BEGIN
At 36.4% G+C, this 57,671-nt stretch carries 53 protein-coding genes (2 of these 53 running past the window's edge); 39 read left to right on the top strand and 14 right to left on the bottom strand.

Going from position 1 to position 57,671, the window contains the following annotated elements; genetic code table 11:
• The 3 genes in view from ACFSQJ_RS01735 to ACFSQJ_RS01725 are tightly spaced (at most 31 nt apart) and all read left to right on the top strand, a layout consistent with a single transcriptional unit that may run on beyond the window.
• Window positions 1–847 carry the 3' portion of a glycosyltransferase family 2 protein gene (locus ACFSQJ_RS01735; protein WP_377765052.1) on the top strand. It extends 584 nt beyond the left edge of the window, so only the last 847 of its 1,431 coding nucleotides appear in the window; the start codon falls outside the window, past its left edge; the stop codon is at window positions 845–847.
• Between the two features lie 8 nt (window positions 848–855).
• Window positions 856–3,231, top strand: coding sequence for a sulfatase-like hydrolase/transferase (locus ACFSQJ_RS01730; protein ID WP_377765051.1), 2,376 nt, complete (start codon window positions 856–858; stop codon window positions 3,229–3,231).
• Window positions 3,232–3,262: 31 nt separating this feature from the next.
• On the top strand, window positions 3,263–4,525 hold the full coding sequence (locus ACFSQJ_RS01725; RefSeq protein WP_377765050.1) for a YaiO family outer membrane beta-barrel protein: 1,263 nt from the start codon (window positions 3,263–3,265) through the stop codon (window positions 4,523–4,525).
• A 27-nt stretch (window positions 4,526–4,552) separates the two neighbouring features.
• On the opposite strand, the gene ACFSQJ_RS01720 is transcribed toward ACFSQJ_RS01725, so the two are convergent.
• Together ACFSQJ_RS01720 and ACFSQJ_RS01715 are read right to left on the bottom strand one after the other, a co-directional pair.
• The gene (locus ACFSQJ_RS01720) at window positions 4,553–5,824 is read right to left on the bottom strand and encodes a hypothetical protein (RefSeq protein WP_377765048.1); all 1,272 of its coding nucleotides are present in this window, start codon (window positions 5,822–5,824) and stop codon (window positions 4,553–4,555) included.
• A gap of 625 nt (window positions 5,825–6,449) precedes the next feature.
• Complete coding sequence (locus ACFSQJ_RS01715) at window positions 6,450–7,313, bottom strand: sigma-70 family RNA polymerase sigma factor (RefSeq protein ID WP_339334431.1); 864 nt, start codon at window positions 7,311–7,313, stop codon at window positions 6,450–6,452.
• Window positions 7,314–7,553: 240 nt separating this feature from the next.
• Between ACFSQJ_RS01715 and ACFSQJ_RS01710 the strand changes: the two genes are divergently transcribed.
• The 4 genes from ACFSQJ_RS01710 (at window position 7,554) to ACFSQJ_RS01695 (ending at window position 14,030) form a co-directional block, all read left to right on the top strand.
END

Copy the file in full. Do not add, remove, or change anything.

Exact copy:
At 36.4% G+C, this 57,671-nt stretch carries 53 protein-coding genes (2 of these 53 running past the window's edge); 39 read left to right on the top strand and 14 right to left on the bottom strand.

Going from position 1 to position 57,671, the window contains the following annotated elements; genetic code table 11:
• The 3 genes in view from ACFSQJ_RS01735 to ACFSQJ_RS01725 are tightly spaced (at most 31 nt apart) and all read left to right on the top strand, a layout consistent with a single transcriptional unit that may run on beyond the window.
• Window positions 1–847 carry the 3' portion of a glycosyltransferase family 2 protein gene (locus ACFSQJ_RS01735; protein WP_377765052.1) on the top strand. It extends 584 nt beyond the left edge of the window, so only the last 847 of its 1,431 coding nucleotides appear in the window; the start codon falls outside the window, past its left edge; the stop codon is at window positions 845–847.
• Between the two features lie 8 nt (window positions 848–855).
• Window positions 856–3,231, top strand: coding sequence for a sulfatase-like hydrolase/transferase (locus ACFSQJ_RS01730; protein ID WP_377765051.1), 2,376 nt, complete (start codon window positions 856–858; stop codon window positions 3,229–3,231).
• Window positions 3,232–3,262: 31 nt separating this feature from the next.
• On the top strand, window positions 3,263–4,525 hold the full coding sequence (locus ACFSQJ_RS01725; RefSeq protein WP_377765050.1) for a YaiO family outer membrane beta-barrel protein: 1,263 nt from the start codon (window positions 3,263–3,265) through the stop codon (window positions 4,523–4,525).
• A 27-nt stretch (window positions 4,526–4,552) separates the two neighbouring features.
• On the opposite strand, the gene ACFSQJ_RS01720 is transcribed toward ACFSQJ_RS01725, so the two are convergent.
• Together ACFSQJ_RS01720 and ACFSQJ_RS01715 are read right to left on the bottom strand one after the other, a co-directional pair.
• The gene (locus ACFSQJ_RS01720) at window positions 4,553–5,824 is read right to left on the bottom strand and encodes a hypothetical protein (RefSeq protein WP_377765048.1); all 1,272 of its coding nucleotides are present in this window, start codon (window positions 5,822–5,824) and stop codon (window positions 4,553–4,555) included.
• A gap of 625 nt (window positions 5,825–6,449) precedes the next feature.
• Complete coding sequence (locus ACFSQJ_RS01715) at window positions 6,450–7,313, bottom strand: sigma-70 family RNA polymerase sigma factor (RefSeq protein ID WP_339334431.1); 864 nt, start codon at window positions 7,311–7,313, stop codon at window positions 6,450–6,452.
• Window positions 7,314–7,553: 240 nt separating this feature from the next.
• Between ACFSQJ_RS01715 and ACFSQJ_RS01710 the strand changes: the two genes are divergently transcribed.
• The 4 genes from ACFSQJ_RS01710 (at window position 7,554) to ACFSQJ_RS01695 (ending at window position 14,030) form a co-directional block, all read left to right on the top strand.